Slippy Map

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Slippy Map is, in general, a term referring to modern web maps which let you zoom and pan around (the map slips around when you drag the mouse).

Loading map...

{{Slippymap|lat = 48.2274 |lon = 16.3835 |zoom = 15 |width = 300 |height = 300 |layer = Leaflet }}

Here we often talk about "The Slippy Map" to mean the map display on the front page. This is a web interface for browsing rendered OpenStreetMap data.

By default the slippy map shows tiles rendered in our Standard OpenStreetMap style, but we offer several other featured tiles as layers to select and to link to.

  • See the Browsing page for more basic help information on how to use the slippy map and link to it.
  • See Deploying your own Slippy Map for different ways of setting up such a map on your own website
  • See Leaflet for the software we are using for "The slippy map" (and how to use it on your own website)
  • See Wiki:Maps for how to embed a (slippy) map within this wiki.

Technical details

The slippy map is an Ajax component. JavaScript runs in the browser, which dynamically requests maps from a server in the background (without reloading the whole HTML page) to give a smooth slippy zoomy map browsing experience. The implementation of this is provided by a JavaScript library, either OpenLayers or Leaflet. The map image is built up of many little square images called "tiles". These are rendered and served from a "tile server".

Tile rendering

The process of rendering, going from vector to raster map data, baking style choices into bitmap images, is a fairly resource-intensive process. It can be accomplished by many different rendering software options. A tile server typically does not render tiles in real time for each user browsing the map. The tiles are rendered ahead of time and stored on disk. Even so, relatively few rendering programs have a proven track record for serving high traffic regularly updating worldwide maps.

OpenStreetMap "Standard" tile server

Mapnik is the rendering software used for generating the "standard" OpenStreetMap style. Mapnik also powers many third parties renderings including the Cycle Map and Transport Map styles which are Featured tiles shown on the front page slippy map.

The standard tiles are generated on The OpenStreetMap standard tile server database is updated with minute diffs, so that most data changes should get rendered within a few minutes. In the past this server was updated solely based on a weekly Planet.osm dump, which is performed on a Wednesday morning (GMT/BST). Imagine having to wait that long to see your map edits appearing? Those were the days! The full planet dump is still imported occasionally to correct any quirks in the applying of diffs.

The Mapnik rendering for OpenStreetMap is run via an Apache module called mod tile, developed especially for OSM's high-performance needs. This also manages caching and queueing for re-render requests. Every tile has a time stamp for when it was rendered and a dirty flag signifying that it is ready to be rendered again. The renderer follows these rules:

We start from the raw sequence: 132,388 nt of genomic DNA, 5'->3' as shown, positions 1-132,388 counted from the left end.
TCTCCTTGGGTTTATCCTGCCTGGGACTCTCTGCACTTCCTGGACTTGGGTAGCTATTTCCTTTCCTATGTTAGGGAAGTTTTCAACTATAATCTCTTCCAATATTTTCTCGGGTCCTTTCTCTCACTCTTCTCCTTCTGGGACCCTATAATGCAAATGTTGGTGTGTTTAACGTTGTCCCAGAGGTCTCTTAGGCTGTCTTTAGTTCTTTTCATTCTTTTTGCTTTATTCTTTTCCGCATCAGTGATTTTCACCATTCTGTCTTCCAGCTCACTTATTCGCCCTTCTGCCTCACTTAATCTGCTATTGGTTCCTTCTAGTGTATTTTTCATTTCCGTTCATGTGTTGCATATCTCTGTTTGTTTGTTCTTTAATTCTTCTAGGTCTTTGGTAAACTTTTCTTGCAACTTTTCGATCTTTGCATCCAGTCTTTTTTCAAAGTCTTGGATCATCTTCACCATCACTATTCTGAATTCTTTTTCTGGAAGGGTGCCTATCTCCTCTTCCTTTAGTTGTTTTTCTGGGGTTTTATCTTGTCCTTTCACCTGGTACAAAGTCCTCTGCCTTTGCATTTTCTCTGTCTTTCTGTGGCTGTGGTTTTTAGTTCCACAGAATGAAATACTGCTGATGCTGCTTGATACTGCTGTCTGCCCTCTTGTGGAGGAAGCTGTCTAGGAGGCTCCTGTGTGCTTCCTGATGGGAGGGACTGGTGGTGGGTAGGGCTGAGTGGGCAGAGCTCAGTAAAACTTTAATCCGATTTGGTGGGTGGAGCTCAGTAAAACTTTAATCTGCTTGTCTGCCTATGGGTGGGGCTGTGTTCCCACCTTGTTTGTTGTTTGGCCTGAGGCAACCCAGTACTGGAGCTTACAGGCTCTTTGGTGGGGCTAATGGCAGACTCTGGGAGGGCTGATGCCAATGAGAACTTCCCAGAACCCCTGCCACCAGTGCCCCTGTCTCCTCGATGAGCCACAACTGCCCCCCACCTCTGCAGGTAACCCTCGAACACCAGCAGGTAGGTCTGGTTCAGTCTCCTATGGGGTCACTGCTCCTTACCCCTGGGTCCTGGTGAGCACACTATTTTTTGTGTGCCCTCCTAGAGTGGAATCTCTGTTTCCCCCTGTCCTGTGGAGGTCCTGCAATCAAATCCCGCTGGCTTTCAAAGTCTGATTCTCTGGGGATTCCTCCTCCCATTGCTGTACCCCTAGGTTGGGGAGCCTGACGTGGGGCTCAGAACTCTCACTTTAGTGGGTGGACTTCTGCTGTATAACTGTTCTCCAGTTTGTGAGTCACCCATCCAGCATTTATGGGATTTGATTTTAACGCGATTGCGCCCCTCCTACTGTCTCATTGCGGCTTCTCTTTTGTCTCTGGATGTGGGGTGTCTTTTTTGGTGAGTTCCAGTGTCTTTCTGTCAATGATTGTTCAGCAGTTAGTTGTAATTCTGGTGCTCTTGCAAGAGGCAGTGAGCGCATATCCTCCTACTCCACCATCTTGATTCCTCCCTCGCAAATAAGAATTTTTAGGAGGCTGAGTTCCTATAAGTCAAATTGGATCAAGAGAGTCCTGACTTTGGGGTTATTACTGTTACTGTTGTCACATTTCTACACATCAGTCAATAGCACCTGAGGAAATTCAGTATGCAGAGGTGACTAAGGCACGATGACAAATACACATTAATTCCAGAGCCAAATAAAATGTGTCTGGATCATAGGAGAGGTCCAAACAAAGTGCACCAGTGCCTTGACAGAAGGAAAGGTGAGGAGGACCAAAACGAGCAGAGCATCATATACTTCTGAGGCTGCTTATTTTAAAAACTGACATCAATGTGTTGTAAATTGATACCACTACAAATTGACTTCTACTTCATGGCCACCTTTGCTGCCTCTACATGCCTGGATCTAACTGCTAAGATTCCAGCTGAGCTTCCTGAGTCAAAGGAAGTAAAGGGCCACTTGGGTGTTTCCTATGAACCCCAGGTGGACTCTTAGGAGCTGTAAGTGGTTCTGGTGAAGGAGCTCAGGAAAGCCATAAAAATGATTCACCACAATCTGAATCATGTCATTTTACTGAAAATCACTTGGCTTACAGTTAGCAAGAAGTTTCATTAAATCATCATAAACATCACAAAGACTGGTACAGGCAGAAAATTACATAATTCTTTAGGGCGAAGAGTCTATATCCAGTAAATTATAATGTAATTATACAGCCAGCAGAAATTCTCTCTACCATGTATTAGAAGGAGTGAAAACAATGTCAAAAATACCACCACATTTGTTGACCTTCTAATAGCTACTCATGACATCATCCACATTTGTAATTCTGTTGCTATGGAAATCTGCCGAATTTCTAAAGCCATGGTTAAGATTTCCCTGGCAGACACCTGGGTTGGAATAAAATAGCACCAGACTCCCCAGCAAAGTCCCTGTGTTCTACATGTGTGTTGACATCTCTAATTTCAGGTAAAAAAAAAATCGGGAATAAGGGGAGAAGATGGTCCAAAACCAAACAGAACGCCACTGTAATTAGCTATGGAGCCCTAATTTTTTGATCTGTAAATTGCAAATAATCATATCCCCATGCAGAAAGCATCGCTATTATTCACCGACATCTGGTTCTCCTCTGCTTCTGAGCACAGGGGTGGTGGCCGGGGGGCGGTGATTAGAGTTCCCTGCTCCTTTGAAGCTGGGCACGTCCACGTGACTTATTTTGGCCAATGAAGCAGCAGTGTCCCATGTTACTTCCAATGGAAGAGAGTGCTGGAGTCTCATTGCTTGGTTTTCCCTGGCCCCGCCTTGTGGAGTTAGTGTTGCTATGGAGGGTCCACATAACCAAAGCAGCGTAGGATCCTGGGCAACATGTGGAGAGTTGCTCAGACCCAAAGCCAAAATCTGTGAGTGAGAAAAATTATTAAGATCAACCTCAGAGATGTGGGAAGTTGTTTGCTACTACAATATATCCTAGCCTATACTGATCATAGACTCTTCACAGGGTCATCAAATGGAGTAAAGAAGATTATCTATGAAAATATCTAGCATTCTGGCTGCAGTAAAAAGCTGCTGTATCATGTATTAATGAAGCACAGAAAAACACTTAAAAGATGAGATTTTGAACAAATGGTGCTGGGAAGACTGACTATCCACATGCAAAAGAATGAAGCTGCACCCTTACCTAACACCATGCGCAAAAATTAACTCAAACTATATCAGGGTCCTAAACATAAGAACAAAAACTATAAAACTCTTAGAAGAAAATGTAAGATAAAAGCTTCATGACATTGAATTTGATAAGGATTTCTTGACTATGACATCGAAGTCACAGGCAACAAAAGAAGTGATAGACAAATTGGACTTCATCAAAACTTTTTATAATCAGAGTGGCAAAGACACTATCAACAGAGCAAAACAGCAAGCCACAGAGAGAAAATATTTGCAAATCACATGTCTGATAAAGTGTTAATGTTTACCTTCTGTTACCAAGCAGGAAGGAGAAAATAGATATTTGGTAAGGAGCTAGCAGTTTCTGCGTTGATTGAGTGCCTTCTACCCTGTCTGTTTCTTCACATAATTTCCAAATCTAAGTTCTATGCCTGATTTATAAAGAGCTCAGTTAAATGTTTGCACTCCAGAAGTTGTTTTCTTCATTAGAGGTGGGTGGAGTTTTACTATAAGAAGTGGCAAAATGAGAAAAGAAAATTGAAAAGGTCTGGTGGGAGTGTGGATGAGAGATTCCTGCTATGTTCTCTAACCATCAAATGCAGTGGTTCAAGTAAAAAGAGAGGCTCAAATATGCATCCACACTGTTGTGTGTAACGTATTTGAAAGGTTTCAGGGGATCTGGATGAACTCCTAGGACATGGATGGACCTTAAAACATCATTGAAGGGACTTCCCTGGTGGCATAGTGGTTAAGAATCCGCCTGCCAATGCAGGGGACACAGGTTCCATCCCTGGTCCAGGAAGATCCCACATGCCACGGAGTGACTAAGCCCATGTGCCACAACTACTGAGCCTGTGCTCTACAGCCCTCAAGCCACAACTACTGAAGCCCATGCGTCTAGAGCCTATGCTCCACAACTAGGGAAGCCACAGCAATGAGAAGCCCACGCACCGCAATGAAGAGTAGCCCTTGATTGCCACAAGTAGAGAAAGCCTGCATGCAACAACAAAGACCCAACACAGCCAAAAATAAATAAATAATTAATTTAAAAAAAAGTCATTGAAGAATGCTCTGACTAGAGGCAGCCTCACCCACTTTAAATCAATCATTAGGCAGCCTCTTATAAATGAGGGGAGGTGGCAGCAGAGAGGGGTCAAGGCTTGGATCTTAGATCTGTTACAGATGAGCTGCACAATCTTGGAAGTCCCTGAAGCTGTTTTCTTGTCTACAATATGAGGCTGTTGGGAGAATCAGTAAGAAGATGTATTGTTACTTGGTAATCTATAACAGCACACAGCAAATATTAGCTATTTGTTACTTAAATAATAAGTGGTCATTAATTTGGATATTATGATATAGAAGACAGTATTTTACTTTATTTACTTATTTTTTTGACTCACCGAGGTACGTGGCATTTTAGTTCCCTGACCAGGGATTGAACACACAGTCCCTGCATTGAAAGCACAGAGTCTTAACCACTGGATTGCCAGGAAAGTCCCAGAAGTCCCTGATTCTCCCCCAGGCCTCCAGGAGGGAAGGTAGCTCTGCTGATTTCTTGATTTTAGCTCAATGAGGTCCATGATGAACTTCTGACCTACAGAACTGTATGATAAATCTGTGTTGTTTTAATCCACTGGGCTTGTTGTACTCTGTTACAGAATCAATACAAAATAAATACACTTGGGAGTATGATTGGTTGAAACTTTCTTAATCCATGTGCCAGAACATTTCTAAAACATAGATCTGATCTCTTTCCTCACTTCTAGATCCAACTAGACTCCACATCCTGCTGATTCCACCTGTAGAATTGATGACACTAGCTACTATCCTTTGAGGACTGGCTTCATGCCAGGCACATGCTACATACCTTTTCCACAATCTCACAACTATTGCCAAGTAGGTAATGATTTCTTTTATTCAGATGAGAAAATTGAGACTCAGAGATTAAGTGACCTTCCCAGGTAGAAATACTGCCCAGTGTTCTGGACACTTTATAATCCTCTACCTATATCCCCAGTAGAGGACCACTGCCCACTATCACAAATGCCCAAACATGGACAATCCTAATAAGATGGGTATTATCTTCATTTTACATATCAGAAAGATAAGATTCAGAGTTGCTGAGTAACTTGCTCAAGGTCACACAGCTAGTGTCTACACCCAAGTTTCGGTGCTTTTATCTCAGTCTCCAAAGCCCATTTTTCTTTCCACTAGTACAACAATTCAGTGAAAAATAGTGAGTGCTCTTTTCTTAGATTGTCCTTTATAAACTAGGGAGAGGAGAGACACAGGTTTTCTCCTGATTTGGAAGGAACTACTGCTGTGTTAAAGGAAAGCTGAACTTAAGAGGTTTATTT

• If we have an change in the OSM Database the system tries to mark the corresponding tile "dirty".
  • Whenever you look at a tile, it's checked if it is older than three days. In that case it is marked "dirty".
  • A background rendering process renders all dirty tiles.

Thus if nobody is looking at an area it won't get rerendered often. Tiles are rendered on a (sort-of) interest/attention-first basis. Marking a tile dirty does not mark all subtiles as dirty.

If you get grey or blurry areas instead of a map, it means there was no data for that tile and the server was not able to render it on-demand. It is now in the queue to be rendered. You can find the status of a tile through the URL[footnote 1] of the tile:

Simply add /status at the end ...

... to get its creation time stamp and dirty status.

If you explicitly want to force the rendering of a tile, you can mark it as dirty by appending /dirty to the URL:

The OSM-dirty tool provides more direct access to these options.

See also

Deploying your own Slippy Map
Putting maps on your own site using various slippy map APIs and other approaches.
Static map images
Embed StaticMaps by using an <img /> tag.
Definition of tiles and various related links.
Slippy map tilenames
Calculate a tile name (URL of the .png file) from the known coordinates (zoom, x, y).
URL templates for Mapnik and similar services
Basic user guide for the slippy map on the homepage
Layer URL parameter
How layers work on the homepage
Standard tile layer
User-centric description of the Standard layer on with focus on the key


  1. In the context menu of the Firefox you select "View Page Info" and copy the URL of the tile in the "Media" tab. Internet Explorer provides "Analyze element" (or something) only. Select it and right-click the highlighted code section in the DOM-Explorer. Copy/paste it into the address bar and remove everything expect from the PNG URL.